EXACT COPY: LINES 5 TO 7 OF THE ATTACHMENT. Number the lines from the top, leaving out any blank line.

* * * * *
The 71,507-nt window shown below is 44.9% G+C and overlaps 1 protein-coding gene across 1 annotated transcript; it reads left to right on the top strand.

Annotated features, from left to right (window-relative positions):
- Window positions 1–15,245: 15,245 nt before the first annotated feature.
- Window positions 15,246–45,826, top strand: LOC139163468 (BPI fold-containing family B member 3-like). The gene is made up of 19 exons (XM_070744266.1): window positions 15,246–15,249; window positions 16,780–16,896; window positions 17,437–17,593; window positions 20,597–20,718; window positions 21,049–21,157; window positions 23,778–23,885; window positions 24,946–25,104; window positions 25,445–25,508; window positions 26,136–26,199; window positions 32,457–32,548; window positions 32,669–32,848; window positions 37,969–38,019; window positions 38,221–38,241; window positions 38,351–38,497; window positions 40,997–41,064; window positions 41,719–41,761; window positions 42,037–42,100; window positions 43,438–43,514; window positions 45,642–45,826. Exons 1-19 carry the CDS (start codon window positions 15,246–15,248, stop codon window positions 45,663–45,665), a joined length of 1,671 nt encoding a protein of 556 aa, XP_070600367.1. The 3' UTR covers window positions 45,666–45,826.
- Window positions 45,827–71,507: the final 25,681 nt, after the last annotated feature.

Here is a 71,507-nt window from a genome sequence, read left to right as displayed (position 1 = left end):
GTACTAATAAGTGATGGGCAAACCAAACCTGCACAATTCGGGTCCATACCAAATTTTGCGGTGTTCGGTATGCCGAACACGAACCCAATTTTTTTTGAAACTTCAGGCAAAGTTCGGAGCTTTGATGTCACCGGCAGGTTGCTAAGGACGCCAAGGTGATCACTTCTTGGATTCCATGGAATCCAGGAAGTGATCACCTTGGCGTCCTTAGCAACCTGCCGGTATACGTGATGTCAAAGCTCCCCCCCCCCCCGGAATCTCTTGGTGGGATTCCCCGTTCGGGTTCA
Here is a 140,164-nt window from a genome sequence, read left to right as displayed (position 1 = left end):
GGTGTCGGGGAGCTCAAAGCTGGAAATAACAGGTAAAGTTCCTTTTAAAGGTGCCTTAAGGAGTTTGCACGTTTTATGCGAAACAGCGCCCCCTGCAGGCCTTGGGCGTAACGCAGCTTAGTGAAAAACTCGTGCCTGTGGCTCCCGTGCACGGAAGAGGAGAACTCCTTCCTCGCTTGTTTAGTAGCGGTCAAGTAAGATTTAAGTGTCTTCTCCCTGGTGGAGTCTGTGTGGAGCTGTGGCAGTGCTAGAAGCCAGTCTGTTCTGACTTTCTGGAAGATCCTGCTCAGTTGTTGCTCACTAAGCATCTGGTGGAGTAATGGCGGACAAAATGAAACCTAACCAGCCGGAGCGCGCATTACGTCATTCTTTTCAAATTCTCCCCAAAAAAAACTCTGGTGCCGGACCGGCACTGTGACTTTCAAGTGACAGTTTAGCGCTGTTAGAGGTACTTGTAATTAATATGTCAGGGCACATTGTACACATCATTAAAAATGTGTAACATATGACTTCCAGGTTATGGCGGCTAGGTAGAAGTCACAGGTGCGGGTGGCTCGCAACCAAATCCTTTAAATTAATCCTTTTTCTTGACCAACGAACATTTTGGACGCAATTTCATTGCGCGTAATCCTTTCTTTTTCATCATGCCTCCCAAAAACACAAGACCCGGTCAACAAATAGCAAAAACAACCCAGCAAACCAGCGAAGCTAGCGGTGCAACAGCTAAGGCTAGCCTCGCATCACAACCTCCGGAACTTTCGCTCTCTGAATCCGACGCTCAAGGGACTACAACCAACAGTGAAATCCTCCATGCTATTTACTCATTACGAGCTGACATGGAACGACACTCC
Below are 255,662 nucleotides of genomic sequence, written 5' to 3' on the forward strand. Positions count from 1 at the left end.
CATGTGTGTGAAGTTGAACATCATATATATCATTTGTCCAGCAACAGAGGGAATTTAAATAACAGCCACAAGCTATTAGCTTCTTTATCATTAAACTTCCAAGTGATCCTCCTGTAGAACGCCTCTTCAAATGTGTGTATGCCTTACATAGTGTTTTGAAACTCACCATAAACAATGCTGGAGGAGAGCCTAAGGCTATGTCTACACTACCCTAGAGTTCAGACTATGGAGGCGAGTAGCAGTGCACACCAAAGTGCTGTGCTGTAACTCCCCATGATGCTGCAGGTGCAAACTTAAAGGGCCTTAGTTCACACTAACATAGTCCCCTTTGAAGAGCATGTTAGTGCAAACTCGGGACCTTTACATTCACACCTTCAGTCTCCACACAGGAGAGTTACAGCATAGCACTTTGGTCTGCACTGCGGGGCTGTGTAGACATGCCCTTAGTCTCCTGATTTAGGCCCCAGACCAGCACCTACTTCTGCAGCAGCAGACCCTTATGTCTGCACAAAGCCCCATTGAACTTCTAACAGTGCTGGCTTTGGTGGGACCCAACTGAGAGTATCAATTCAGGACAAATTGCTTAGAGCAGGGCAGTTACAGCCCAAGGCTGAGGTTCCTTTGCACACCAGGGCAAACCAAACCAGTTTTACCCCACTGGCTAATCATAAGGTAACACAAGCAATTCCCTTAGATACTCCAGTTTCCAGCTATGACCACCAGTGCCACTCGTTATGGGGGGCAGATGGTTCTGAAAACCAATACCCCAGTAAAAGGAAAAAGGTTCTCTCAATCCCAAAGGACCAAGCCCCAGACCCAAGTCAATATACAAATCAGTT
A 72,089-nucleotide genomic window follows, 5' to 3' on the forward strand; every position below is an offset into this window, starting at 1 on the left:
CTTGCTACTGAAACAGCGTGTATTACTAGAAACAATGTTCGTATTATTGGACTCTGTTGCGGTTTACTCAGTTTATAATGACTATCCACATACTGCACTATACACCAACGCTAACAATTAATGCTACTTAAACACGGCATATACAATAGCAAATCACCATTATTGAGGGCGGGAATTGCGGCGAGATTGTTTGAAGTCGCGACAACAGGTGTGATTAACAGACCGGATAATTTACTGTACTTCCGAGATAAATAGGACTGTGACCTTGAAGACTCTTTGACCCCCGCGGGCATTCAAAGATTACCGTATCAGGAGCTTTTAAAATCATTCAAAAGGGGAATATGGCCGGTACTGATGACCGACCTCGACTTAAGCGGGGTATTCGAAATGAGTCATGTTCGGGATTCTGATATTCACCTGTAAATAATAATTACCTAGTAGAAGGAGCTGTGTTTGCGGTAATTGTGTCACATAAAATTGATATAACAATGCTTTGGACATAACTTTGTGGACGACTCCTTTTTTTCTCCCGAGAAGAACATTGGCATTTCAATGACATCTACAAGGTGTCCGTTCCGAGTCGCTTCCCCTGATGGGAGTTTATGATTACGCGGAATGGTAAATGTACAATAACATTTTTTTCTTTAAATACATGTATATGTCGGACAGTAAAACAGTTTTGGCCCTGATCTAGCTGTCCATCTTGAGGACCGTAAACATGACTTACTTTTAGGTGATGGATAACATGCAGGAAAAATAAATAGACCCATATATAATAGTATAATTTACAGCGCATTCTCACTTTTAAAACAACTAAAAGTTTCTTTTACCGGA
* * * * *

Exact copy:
- Window positions 45,827–71,507: the final 25,681 nt, after the last annotated feature.

Here is a 71,507-nt window from a genome sequence, read left to right as displayed (position 1 = left end):
GTACTAATAAGTGATGGGCAAACCAAACCTGCACAATTCGGGTCCATACCAAATTTTGCGGTGTTCGGTATGCCGAACACGAACCCAATTTTTTTTGAAACTTCAGGCAAAGTTCGGAGCTTTGATGTCACCGGCAGGTTGCTAAGGACGCCAAGGTGATCACTTCTTGGATTCCATGGAATCCAGGAAGTGATCACCTTGGCGTCCTTAGCAACCTGCCGGTATACGTGATGTCAAAGCTCCCCCCCCCCCCGGAATCTCTTGGTGGGATTCCCCGTTCGGGTTCA